Salambo Blog

Living in Rome

Rome at dawn

In the Ancient World, dawn was represented as a goddess lifting the curtain of day light to open the way to Apollo, god of the sun, and his magnificent chariot. Preceded by Dawn, Apollo would give light to the world, riding his chariot across the sky from morning to evening.

Roaming around Rome early in the morning, we begin to understand the vision developed in the ancient myth, which great masters so often depicted. As the sun rises from site to site, it feels like a magic curtain is being lifted over the eternal city.

Piazza Navona at dawn

Dawn is one of the best time to fully appreciate the beauty of Rome, particularly in the middle of summer. At 5am just before sunrise, the city is revealing itself in a different light (so to speak). The Pantheon seems even more imposing in the dim light, Piazza Navona is truly stunning when empty, and the Trevi Fountain can be seen in full glory. From the historic centre, I ride around the Imperial Forum, the Colosseum and the Palatine, to reach the Giardino degli Aranci on the Aventine hill for a morning view of St Peter’s cupola. I continue across Trastevere to the Fontana Paolina on the Janiculum hill to watch the sun appear from behind the Abbruzzi mountains. Dawn’s curtain is now fully lifted, and Apollo is bringing light to Rome and to the world.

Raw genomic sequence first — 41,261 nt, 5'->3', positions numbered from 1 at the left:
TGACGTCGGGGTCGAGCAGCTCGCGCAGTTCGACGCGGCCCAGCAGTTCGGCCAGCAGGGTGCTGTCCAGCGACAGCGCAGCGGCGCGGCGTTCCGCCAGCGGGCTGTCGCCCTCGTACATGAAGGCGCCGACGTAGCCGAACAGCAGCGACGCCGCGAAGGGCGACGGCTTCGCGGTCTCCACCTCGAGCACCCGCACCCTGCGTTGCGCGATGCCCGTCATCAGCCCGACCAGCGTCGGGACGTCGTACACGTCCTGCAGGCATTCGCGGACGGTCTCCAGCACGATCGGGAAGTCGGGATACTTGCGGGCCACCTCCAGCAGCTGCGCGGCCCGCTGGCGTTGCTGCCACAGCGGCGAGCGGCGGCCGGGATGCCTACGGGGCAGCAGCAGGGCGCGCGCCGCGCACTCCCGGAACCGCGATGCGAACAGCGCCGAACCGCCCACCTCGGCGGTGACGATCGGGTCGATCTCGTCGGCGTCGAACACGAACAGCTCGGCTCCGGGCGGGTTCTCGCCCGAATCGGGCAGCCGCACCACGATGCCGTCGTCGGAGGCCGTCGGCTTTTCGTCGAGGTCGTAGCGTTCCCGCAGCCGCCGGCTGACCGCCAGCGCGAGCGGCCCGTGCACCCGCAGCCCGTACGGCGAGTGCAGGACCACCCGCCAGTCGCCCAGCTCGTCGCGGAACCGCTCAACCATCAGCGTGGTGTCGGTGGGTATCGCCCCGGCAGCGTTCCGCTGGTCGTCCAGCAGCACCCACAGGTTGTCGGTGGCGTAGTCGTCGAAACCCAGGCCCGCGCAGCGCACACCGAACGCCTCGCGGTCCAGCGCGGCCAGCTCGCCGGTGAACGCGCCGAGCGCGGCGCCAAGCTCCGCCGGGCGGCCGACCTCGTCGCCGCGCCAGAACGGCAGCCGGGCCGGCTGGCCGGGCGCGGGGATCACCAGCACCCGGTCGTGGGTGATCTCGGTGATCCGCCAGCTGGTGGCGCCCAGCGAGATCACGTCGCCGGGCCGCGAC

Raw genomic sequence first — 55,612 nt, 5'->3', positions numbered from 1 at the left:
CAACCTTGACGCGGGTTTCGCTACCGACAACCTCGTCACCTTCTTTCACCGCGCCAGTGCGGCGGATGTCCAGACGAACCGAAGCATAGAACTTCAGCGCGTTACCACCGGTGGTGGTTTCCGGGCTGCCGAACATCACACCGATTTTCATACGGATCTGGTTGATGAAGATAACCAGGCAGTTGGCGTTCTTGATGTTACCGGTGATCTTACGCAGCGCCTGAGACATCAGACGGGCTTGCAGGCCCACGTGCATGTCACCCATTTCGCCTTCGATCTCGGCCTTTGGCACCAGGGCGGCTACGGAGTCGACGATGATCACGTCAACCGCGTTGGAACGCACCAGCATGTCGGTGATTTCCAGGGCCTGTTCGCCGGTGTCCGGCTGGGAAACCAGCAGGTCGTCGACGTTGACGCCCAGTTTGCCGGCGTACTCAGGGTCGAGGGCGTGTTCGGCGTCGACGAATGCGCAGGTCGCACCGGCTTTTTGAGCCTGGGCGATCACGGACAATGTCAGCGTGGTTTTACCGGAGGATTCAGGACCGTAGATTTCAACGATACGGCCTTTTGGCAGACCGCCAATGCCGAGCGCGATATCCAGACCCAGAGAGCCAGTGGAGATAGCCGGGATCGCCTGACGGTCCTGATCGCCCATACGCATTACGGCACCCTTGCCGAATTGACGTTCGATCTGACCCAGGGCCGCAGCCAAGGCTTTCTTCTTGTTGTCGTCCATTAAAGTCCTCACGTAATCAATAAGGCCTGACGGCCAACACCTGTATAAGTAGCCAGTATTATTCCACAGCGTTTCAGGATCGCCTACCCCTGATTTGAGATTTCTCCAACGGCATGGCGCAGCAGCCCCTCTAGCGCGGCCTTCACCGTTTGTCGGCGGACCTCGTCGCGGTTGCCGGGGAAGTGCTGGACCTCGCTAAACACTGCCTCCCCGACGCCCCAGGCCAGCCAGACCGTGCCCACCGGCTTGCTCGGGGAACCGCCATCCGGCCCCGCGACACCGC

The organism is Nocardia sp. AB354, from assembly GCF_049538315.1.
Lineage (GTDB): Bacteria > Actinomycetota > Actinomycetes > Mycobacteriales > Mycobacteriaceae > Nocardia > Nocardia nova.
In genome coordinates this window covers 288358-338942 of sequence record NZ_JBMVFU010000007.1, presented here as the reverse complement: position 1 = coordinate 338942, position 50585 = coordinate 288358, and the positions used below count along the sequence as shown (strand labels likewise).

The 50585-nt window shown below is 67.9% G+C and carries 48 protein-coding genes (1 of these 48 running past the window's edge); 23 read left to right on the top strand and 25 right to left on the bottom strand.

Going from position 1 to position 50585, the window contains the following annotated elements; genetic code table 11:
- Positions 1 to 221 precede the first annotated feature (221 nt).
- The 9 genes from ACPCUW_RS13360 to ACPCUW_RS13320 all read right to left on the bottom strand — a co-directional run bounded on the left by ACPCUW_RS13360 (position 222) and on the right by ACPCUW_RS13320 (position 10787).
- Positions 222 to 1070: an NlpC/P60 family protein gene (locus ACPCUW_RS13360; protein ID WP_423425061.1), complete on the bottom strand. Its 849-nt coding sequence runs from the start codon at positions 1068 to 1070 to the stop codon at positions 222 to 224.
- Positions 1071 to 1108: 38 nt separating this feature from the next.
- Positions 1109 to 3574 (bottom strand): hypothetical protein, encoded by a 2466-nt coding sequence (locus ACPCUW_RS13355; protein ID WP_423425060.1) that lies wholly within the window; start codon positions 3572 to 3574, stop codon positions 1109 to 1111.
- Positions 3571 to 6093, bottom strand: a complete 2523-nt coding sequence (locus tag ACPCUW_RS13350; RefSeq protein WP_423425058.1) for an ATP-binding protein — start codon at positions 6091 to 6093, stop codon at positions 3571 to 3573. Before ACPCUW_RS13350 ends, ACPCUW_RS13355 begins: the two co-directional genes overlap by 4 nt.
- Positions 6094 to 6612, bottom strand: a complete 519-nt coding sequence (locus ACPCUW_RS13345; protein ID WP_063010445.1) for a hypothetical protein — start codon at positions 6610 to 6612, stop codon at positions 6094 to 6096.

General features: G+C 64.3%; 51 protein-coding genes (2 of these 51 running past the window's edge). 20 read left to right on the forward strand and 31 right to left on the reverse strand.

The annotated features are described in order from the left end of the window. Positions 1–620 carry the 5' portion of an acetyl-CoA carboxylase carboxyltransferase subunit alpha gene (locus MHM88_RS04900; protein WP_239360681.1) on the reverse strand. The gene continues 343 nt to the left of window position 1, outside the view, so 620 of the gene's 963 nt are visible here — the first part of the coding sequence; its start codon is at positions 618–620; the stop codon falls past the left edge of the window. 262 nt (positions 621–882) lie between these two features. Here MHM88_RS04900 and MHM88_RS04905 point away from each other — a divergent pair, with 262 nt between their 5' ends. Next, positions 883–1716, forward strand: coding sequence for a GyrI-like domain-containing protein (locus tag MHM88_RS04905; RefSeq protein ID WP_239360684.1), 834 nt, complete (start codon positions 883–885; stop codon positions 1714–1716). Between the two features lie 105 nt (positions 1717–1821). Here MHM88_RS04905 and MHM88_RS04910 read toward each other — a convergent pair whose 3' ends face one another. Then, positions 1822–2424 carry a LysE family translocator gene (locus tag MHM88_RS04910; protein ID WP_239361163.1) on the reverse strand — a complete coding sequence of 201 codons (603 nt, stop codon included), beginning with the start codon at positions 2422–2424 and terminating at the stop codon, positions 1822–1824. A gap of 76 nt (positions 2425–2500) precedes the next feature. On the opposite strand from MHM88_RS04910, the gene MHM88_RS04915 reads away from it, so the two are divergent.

Sunrise over Rome from the Janiculum hill

It is time for the first coffee of the day, but the hardest part is to find a café open so early in the morning for Rome.

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This entry was posted on August 6, 2011 by in Ancient Rome, Baroque Rome, Daily life in Rome, English, Rome's neighbourhoods and tagged , , .
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